The Ghastly Bedroom Tax spreads Fear
By Jim Grundy
This is a transcript of a speech I gave at Ashfield District Council last night when I moved a motion calling upon the Government to scrap the appalling Bedroom Tax.
I, for one, wish that the whole ghastly Bedroom Tax was the product of some bizarre administrative error. But the fact is that from 1st April 660,000 households, two thirds of whom include someone with a disability, and nearly 1,000 within this District alone, will face having to find hundreds of pounds or even more each year just to stay in their own homes. And that is why this motion calls upon the Secretary of State, Iain Duncan Smith, who benefits from living in one home rent free courtesy of his wife’s rich family and another subsidised by the Tax Payer, to scrap the Tax.
So, what are the stated aims of the ‘Under-Occupation Charge’ or ‘Spare Room Subsidy’ as the Coalition insists on referring to the Bedroom Tax?
Ministers claim that it will cut the cost of Housing Benefit and increase the supply of larger family homes to help meet the demands imposed by growing housing waiting lists.
Noble aims that no-one would argue with. But is the introduction of the Bedroom Tax the right remedy for the problems it claims to address?
The simple answer is ‘no’.
The Bedroom Tax will achieve neither goal but it is already spreading fear amongst people bewildered at what is happening and already facing other cuts, particularly those with caring responsibilities. So why is the Housing Benefit bill going up? It is really quite easy to understand.
Average household incomes are falling; fewer people are able to buy their own homes; and more are obliged to pay the high rents charged within the private rented sector. As many people now rent their home from a private landlord as they do from their local authority. But the Government doesn’t seem to have noticed any of that.
It much prefers to end the development of genuinely affordable housing, hold down pay and to cap or cut benefits whilst leaving private landlords free to charge rents at levels that are anything but affordable. Therefore, having disposed of the bogus Housing Benefit-related justification for the Bedroom Tax, let us now consider the issue of under-occupation.
Is social housing under-occupied to such an extent that inefficient allocation policies have contributed to a shortage of affordable housing?
The Government’s own ‘English Housing Survey’ shows council and housing association properties are already the most efficiently allocated of all. It shows that, whilst 10% of social housing includes properties with a ‘spare’ room that figure rises to 16% in the private rented sector and 49% for owner-occupiers.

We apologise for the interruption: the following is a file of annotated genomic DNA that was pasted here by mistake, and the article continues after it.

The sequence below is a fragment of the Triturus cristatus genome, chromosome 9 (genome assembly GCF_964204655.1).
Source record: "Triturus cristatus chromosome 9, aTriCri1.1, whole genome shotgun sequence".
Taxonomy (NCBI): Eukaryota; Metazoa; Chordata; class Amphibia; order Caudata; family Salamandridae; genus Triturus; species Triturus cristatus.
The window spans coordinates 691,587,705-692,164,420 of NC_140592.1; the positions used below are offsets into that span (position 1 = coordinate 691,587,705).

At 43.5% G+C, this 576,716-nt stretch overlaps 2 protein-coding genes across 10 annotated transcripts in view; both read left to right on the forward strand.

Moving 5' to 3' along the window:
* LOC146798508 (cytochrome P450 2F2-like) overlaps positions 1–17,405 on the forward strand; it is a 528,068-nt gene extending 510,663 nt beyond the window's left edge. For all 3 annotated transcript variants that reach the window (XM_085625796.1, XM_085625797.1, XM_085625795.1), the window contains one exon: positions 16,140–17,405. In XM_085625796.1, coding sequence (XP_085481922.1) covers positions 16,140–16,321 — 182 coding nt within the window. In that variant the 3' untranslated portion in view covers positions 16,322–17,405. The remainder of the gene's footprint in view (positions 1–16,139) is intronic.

Members will be well aware that there is a huge debate about what is and is not a ‘spare’ room. Many disabled people, their carers, disabled children too, need a room of their own on clear medical grounds, grounds that the Government completely ignores with its own definition of how many bedrooms any household requires.
But despite the relative efficiency with which social housing is allocated, who is being targeted by this Government? Yes, once more the poorest, the most vulnerable.
Indeed, one of the crueller ironies is that one of the leading Ministers dealing with the Bedroom Tax, Lord Freud, has 11 spare bedrooms of his own – eight in his own country mansion (but we’d better not mention a Mansion Tax tonight) and three in what is euphemistically called his ‘town house’ in central London..
The other central issue is whether there are enough smaller homes to move people into to help them avoid the Tax and free-up a larger home?
Again, the answer is simply ‘no’.
Ashfield Homes estimates that it could, at best, move 40-50 households each year into smaller properties. But there are nearly 1,000 households affected by the Bedroom Tax in Ashfield, so even if we could somehow ensure that no-one’s circumstances changed from now on it would still take us around 20 years to help place people in what the Government says is the right type of property.
If we cannot move people within our own stock, can’t we just move them into smaller, privately rented homes? With rents so much higher in the private rented sector, even for small properties, such a move would actually increase costs.
All that pain, uprooting people from their homes, from their families and friend support networks and for it all to actually cost the country more. What a perverse outcome that would be. But we are dealing with a perverse Government that punishes the least well-off at every opportunity whilst rewarding the most fortunate.
What else can we conclude when at the same time as the Bedroom Tax is introduced, which threatens to make thousands homeless, millionaires get £100,000+ Income Tax cuts and existing home owners are offered funding to buy another home.
Taxing the spare bedrooms of the poorest. Subsidising spare homes of the richest. Is there any more blatant demonstration of this Government’s priorities?
Groucho Marx once said that, “Politics is the art of looking for trouble, finding it, misdiagnosing it, and then misapplying the wrong remedies.”
For the benefit of any members of the Coalition, that is satire not the way to run a country.
Please support the motion.
Please also see: The Bedroom Tax: The unkindest tax of all. (Jim Grundy)